The NYC Department of Education has options to help students who have dropped out of the educational system to obtain a high school diploma (or a high school equivalency diploma), which include alternative high schools and programs to complete the Test Assessing Secondary Completion (TASC) exam, formerly known as a GED.
While the history of alternative schools has arguably existed since the birth of the American educational system, alternative high schools find their roots in the civil rights movement. During this time, alternatives to traditional high schools were created to offer meaningful educational opportunities to disadvantaged and minority students. These schools were characterized by parent, student and teacher choice; autonomy in learning and pace; non-competitive evaluation; and a child-centered approach.
The original General Educational Development (GED) examination was adopted in 1942 for members of the armed forces returning from World War II, who had left high school in order to serve in the war. The military, concerned about issues of morale, did not want returning servicemen to have to re-enroll in high school, so in order to show support for the war heroes, college administrators agreed to recognize the GED as an alternative route into higher education. The American Council on Education (ACE) secured the copyrights to the exam and became responsible for its development and administration. The test was later opened to civilians in 1947.
On January 1, 2014 the Test Assessing Secondary Completion (TASC) replaced the GED as the primary pathway to a New York State high school equivalency diploma. The TASC is used to verify that examinees have knowledge in core content areas equivalent to that of graduating high school seniors.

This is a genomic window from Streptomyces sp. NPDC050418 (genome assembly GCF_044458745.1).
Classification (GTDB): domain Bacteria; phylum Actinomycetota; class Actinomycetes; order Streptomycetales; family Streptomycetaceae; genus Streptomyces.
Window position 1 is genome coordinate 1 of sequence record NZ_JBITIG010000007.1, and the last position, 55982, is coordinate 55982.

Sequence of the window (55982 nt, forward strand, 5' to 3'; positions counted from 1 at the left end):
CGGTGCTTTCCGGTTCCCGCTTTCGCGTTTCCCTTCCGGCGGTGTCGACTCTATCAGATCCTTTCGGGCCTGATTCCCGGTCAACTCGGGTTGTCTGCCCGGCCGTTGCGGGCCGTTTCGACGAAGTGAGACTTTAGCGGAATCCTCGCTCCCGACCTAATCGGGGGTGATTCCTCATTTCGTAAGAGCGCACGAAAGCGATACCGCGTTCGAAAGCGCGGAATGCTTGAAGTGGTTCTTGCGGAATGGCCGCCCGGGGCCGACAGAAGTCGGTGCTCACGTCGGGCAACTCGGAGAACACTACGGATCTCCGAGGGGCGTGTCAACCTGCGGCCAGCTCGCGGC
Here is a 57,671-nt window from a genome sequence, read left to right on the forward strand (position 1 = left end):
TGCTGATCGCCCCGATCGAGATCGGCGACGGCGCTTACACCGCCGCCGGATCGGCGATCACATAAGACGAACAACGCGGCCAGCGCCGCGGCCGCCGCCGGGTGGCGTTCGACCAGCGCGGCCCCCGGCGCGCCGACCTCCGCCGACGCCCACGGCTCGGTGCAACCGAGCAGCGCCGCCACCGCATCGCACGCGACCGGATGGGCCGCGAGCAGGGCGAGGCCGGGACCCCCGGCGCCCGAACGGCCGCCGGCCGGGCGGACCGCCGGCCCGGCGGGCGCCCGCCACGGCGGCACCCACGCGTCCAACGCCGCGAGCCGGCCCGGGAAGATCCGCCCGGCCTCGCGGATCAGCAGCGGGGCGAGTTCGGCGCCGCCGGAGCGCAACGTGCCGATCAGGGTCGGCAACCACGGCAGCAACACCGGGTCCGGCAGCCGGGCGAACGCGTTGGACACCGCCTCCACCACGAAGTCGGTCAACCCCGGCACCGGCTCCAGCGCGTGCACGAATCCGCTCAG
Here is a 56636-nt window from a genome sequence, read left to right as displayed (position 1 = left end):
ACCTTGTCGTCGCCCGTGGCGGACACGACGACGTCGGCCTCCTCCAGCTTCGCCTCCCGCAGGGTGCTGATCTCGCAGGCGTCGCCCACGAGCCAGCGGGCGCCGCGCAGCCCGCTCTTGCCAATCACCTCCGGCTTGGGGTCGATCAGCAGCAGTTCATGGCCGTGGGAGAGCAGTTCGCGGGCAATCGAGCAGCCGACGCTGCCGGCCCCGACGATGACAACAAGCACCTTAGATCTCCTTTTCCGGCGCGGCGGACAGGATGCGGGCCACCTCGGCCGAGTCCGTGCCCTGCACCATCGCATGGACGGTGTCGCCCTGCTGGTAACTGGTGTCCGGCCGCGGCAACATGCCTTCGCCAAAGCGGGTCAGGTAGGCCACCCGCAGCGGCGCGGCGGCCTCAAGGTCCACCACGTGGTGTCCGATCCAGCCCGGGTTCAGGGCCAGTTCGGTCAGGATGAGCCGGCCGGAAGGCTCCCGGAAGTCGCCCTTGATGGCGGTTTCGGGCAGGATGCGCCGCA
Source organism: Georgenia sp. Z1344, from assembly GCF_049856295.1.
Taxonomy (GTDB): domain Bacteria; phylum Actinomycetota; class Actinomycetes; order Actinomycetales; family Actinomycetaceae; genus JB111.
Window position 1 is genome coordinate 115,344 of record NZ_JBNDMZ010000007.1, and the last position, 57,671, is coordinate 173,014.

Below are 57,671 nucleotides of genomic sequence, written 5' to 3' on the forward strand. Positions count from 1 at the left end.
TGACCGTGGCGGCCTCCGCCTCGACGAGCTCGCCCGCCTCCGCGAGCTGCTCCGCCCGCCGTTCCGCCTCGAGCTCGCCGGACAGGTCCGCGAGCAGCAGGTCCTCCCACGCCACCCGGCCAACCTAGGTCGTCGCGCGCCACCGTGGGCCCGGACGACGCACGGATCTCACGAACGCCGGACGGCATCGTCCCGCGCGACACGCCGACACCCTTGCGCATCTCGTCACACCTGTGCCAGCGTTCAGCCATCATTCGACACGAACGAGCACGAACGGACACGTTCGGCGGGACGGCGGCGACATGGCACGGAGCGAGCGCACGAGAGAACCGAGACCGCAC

In NYC, alternative high schools are administered within the New York City Department of Education (NYC DOE). All TASC testing in New York State is overseen by the New York State Education Department (NYSED). NYSED contracts with schools, community-based organizations, and other programs who administer TASC tests in each city or county in the state. TASC preparation is not centralized under any one public agency; rather, they operate within four sub-systems: the New York City Department of Education, the City University of New York (CUNY), community-based organizations, and the public library system.
Alternative high schools are funded with local education funds, similar to traditional high schools. TASC programs are funded by a range of state, local, and federal sources.
Summary of Alternative High Schools & TASC Programs
All New York City residents age 21 and under have the right to receive educational services from the New York City Department of Education (NYC DOE), even if they have been formerly discharged (“dropped out”) from high school.
The NYC DOE offers a range of alternative high schools and programs that are designed to serve young people, 21 and under, who have fallen behind in high school or left school before completion, to receive a full high school diploma.
In addition to these programs, individuals age 17 and over are eligible to enroll in public programs toward the goal of passing the Test Assessing Secondary Completion (TASC) exam. There are a variety of different program settings available for those between the ages of 17 and 21, as well as for those who are 21 and over.